Whale hunting across the world has always been a controversial topic. Despite bans on commercial whaling, a small number of countries including Japan, Norway, and Iceland still persist in the killing of whales for meat. Now, a new report released by the Icelandic Food and Veterinary Authority (MAST) has revealed just how much suffering these whales endure during the hunting process.
In total, 148 whales were caught last year in Iceland according to the report. Fifty-eight whale deaths were then analyzed by experts. The report found that two of the whales took more than an hour to die. These whales are shot with explosive harpoons and the report has revealed that the median time from the first shot to the death of the whale was 11.5 minutes for whales not killed immediately.
Of the 148 whales caught last year, 36 whales had to be shot more than once. Five whales were shot three times, and four whales had to be shot four times. One whale was shot and then chased for five hours without being caught.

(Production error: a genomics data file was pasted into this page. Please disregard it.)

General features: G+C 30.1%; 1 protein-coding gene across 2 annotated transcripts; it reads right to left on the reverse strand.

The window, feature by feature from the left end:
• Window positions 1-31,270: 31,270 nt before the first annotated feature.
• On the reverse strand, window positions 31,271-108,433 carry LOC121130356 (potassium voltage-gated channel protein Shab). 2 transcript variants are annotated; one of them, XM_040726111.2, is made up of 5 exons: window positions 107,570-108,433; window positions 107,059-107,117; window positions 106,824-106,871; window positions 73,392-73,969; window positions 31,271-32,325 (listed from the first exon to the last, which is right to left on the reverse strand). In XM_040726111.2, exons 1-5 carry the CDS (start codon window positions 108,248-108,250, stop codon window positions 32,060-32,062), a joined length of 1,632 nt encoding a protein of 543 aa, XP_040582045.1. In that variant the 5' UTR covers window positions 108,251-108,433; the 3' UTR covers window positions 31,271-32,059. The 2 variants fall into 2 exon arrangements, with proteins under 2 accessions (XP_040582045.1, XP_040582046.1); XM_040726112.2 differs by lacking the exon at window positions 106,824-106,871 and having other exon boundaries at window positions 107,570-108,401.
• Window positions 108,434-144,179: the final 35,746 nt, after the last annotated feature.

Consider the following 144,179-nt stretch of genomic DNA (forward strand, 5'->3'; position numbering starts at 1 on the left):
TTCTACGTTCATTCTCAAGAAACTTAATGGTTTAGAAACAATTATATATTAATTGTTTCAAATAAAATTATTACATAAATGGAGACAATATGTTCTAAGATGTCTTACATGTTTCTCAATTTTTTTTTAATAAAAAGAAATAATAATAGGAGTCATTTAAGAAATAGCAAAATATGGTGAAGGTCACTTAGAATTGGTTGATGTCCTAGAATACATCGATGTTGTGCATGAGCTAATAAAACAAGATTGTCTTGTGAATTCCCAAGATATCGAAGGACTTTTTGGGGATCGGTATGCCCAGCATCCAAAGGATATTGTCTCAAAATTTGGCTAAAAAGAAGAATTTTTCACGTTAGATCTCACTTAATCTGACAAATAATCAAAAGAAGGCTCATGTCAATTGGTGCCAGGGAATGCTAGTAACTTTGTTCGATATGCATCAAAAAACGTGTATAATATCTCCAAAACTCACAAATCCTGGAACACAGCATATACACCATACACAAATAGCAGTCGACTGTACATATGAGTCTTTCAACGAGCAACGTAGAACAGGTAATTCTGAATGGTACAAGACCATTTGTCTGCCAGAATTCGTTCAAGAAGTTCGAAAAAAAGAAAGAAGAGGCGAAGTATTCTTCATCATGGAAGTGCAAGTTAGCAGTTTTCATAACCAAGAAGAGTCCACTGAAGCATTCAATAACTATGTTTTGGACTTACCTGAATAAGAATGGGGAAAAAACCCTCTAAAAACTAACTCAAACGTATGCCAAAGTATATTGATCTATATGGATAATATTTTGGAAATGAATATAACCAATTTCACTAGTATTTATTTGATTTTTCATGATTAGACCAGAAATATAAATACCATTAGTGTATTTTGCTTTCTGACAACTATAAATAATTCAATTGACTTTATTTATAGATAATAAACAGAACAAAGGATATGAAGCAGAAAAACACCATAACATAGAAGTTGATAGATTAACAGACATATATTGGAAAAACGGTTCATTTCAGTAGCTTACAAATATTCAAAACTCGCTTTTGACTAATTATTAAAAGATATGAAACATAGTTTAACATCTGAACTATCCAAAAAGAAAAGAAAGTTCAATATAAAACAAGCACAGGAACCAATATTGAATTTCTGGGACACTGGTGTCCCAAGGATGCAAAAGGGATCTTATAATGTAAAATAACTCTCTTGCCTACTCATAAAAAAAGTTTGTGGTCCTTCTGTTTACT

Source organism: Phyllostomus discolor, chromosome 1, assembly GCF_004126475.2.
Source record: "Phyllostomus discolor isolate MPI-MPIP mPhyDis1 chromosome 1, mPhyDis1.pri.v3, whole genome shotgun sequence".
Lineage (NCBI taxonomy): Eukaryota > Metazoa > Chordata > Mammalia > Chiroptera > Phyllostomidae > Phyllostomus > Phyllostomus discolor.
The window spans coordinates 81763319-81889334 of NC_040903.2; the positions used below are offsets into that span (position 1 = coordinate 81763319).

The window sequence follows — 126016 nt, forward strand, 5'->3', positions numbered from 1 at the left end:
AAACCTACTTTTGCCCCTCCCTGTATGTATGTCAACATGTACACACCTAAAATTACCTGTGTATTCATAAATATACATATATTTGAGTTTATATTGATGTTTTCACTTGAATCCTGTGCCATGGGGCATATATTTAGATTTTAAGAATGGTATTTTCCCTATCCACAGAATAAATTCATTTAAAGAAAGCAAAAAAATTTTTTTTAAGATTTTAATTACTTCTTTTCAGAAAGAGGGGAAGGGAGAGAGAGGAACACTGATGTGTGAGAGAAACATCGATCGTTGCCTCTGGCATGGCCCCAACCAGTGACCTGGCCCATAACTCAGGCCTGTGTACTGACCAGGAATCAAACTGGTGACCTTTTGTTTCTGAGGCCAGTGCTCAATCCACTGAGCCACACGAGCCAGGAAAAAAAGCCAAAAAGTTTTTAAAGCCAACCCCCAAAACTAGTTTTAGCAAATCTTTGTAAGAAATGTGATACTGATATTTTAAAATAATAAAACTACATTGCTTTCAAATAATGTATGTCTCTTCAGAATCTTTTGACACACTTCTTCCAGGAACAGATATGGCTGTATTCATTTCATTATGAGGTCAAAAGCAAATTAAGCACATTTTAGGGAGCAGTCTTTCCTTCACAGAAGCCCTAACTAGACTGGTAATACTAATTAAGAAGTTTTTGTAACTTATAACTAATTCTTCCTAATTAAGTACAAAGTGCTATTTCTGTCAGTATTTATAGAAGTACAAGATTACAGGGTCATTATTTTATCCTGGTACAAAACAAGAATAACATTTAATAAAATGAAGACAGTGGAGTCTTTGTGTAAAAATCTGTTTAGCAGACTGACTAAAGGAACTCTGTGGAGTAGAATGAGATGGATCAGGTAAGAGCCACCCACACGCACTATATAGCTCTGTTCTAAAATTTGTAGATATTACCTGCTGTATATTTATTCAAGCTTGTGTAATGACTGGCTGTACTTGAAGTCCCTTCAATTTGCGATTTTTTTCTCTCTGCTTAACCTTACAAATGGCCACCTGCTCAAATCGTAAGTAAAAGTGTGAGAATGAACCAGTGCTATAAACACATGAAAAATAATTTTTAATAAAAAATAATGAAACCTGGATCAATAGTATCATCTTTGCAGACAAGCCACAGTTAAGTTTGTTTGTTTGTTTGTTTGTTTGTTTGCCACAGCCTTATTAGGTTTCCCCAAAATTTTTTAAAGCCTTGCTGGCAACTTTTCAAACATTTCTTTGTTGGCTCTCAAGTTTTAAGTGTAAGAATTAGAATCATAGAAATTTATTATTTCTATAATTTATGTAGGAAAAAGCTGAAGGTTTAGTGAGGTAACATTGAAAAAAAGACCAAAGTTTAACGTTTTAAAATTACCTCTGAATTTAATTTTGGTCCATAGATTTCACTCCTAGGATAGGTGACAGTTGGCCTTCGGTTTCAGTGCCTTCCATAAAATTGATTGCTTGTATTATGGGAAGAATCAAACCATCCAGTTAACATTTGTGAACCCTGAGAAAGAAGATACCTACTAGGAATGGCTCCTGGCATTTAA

Only 35 of the 58 monitored whales killed last year died instantly.
Fin whales are the second largest whale on Earth after the blue whale and can live up to 90 years. These whales were hunted to the brink of extinction but populations have been recovering and they are now listed as Vulnerable by the ICUN.
Despite these unsettling statistics, the MAST report suggests that the best-known methods were used during the hunts and therefore the Animal Welfare Act has not been violated.
Previously, Iceland had announced that they would not be hunting whales after 2024 due to a decrease in the demand for meat and rising ethical and economic considerations. Iceland also did not hunt any whales in 2019 and 2020.
"The current fishing rights will be valid until 2023. As before, whaling will not be allowed from 2024," Svandís Svavarsdóttir, who is a member of the country’s Green Party, said on the party’s official website in 2022.
According to MAST, the data from this report will be reviewed by a council of experts in animal welfare to see if this process can continue to meet animal welfare regulations outlined in the law.